Australian economic and social difficulties brought about by the 1930s depression

Essay by trekkasHigh School, 11th gradeB, August 2004

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Notes on the effect the Depression had in Australia

During the Great Depression, Australia's economy collapsed, unemployment figures soared, sugar/wheat and wool prices fell and society was forced to experience the physical and tormenting effects of it first hand. The Depression caused political and social upheaval in all the western countries it affected, but Australia was hit the worst.

The structure of Australia's entire economy was based on overseas dependence of imports, exports and loans. The country had relied too much on its unstable primary industry and hadn't developed its own sources.

Society was damaged, as more people lost their jobs, couldn't find employment, or those who had jobs had to work less money and longer hours. Men were considered the "bread winners" of the family, and a lot of stress was on them to provide food for their families. Many ran away from the responsibility, but man joined the rattler (train) to find temporary work in the country, like shearing, to send money they made back to their wives and children.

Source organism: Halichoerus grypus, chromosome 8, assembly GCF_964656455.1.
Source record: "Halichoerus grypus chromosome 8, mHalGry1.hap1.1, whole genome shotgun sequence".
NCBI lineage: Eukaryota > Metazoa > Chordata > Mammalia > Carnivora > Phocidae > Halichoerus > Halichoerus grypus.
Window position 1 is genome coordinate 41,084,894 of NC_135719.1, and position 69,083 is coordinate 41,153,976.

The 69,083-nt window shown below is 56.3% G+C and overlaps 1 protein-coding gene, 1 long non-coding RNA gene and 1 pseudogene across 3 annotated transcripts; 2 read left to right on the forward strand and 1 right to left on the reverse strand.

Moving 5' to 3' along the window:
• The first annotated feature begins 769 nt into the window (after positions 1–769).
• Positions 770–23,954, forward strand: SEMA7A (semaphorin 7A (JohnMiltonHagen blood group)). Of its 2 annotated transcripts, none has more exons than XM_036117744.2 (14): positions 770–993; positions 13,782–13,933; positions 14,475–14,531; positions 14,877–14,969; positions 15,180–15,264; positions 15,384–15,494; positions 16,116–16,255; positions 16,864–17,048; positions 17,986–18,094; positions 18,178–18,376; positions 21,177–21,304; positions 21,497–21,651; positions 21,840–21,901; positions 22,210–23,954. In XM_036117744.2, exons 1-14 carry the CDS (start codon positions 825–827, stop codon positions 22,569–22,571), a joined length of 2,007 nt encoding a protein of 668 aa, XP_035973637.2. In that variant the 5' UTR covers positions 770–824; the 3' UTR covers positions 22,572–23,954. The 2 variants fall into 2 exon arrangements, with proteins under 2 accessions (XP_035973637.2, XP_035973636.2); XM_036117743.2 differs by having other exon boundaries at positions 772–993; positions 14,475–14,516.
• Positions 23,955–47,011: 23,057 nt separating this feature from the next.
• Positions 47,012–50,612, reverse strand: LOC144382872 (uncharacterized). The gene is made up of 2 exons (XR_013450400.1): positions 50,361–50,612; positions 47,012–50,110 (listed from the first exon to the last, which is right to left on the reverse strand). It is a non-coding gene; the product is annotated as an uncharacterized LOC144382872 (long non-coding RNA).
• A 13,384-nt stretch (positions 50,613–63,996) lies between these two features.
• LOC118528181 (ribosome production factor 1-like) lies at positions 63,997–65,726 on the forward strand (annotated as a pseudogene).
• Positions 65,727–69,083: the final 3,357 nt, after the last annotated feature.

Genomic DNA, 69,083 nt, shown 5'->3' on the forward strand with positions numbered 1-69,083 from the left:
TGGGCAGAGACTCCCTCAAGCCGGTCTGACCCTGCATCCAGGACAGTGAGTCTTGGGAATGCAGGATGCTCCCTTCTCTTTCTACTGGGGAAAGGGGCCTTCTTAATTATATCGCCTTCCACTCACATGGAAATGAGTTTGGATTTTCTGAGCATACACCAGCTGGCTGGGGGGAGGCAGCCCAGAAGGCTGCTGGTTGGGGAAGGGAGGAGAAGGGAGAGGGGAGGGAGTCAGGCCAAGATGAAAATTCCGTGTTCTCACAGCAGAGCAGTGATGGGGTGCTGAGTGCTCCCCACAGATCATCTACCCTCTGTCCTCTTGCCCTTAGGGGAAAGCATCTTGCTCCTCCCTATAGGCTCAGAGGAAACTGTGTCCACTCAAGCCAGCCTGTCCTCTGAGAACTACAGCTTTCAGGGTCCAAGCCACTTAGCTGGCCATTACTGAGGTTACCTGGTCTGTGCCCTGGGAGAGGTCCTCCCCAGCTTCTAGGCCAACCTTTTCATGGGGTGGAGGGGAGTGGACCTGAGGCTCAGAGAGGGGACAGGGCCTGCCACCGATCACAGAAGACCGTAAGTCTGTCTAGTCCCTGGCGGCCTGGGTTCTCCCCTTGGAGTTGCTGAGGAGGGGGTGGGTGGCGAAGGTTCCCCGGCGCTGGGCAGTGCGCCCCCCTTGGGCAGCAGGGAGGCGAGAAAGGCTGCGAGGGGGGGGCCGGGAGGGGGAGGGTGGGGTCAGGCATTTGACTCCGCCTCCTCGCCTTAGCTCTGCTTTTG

Women experienced hard times as their husbands either ran away or became working very long hours. Women were employed as they were paid less (54% that of men), yet even at those times they were being pushed out of the workforce. Many people living in the country didn't find the Depression as threatening because they could support themselves off of the farm, for example, milk and cheese from the cows, while plants provided fruit and vegetables from fields, and also animals could be eaten.

Many city people lost their homes and were forced to build temporary homes out of rubbish materials like cardboard and wood. These 'shanty towns' were usually located near rivers or in public parks.

The government provided a financial supplement called the 'susso' for...